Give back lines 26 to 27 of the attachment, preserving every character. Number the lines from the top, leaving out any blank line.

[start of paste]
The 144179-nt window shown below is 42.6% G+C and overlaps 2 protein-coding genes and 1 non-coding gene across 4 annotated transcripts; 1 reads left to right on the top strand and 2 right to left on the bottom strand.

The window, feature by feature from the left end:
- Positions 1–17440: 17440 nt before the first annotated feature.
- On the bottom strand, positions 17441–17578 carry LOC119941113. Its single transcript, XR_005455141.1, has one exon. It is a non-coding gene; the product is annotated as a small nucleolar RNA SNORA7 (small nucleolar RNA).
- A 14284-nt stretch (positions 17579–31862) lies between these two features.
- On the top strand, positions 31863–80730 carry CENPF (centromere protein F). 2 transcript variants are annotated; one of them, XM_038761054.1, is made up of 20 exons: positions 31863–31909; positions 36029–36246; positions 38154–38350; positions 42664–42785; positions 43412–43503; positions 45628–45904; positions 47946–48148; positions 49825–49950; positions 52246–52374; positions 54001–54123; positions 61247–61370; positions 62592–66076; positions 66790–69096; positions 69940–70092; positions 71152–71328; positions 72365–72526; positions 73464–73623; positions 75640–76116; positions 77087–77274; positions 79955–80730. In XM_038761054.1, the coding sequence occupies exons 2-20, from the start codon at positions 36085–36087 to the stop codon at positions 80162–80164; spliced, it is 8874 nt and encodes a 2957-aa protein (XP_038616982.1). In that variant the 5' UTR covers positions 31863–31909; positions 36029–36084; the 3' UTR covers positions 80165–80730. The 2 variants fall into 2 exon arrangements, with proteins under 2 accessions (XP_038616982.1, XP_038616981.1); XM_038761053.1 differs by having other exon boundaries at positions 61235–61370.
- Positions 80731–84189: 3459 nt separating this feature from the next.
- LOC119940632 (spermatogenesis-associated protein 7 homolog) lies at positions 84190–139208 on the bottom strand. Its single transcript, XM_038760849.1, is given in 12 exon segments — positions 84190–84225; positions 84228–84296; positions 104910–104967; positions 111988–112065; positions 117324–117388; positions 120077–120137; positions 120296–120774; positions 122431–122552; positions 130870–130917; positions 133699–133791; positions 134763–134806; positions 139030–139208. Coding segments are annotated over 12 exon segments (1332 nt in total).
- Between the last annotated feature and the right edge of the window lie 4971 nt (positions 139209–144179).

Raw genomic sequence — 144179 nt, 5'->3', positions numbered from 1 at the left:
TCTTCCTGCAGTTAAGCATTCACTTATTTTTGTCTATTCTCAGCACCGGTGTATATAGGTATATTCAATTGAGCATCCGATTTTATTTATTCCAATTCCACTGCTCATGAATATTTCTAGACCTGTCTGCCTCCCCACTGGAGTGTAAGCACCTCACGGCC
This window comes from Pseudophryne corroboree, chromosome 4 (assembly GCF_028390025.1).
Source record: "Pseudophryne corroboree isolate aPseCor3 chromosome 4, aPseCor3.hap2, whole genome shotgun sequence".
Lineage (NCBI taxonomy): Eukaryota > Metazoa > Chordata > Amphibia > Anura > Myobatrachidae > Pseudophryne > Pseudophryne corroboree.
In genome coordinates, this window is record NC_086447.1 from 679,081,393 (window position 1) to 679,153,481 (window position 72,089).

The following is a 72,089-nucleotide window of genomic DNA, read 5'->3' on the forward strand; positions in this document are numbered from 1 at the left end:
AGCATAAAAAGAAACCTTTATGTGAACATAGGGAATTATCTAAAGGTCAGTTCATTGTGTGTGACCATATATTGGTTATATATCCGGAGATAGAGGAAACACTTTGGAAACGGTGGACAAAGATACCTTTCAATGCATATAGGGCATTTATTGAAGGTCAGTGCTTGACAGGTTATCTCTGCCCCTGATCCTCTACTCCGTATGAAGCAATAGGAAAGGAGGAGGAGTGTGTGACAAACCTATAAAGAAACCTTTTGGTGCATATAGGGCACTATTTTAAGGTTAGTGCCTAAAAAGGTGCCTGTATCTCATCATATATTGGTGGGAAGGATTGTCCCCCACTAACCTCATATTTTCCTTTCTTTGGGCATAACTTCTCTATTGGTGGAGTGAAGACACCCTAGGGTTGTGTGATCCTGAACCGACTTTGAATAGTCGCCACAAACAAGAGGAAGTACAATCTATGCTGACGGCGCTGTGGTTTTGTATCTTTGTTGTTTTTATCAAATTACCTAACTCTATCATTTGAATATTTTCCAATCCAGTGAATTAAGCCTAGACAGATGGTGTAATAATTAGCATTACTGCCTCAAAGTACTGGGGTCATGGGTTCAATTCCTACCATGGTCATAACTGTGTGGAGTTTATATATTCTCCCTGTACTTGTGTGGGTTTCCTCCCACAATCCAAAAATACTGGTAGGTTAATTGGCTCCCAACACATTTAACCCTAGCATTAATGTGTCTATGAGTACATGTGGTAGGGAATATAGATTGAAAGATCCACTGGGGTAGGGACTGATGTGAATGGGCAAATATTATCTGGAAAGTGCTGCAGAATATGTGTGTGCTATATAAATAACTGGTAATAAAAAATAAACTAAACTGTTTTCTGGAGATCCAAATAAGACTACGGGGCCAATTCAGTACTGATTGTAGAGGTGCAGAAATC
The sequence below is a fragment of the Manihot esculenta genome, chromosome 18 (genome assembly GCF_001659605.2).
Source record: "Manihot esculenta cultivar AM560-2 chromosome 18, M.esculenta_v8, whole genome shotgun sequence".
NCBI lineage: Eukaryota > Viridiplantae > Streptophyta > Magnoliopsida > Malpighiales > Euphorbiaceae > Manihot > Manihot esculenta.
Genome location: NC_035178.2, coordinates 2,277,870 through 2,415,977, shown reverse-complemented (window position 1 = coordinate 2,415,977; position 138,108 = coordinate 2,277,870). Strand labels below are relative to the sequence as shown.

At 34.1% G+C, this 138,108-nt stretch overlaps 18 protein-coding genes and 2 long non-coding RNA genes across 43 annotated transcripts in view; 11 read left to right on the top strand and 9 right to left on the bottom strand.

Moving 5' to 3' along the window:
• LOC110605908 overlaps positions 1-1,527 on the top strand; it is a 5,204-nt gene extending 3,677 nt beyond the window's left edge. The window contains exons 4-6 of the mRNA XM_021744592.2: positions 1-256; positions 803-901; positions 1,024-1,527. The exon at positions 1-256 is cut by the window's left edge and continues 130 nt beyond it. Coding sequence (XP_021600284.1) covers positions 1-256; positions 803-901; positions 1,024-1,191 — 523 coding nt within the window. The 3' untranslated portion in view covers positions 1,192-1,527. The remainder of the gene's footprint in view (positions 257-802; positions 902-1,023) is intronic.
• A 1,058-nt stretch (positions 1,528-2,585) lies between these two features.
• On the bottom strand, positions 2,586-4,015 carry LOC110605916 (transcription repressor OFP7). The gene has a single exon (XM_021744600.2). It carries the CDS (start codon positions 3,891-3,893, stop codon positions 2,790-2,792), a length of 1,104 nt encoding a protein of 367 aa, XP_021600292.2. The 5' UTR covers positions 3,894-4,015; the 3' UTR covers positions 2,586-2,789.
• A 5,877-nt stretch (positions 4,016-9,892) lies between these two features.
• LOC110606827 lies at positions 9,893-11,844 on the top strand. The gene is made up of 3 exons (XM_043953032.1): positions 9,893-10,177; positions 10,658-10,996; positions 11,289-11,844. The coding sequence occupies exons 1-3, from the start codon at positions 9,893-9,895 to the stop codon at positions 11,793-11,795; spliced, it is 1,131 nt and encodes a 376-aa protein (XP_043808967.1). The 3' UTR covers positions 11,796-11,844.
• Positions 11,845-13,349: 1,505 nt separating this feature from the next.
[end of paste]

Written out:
• On the bottom strand, positions 2,586-4,015 carry LOC110605916 (transcription repressor OFP7). The gene has a single exon (XM_021744600.2). It carries the CDS (start codon positions 3,891-3,893, stop codon positions 2,790-2,792), a length of 1,104 nt encoding a protein of 367 aa, XP_021600292.2. The 5' UTR covers positions 3,894-4,015; the 3' UTR covers positions 2,586-2,789.
• A 5,877-nt stretch (positions 4,016-9,892) lies between these two features.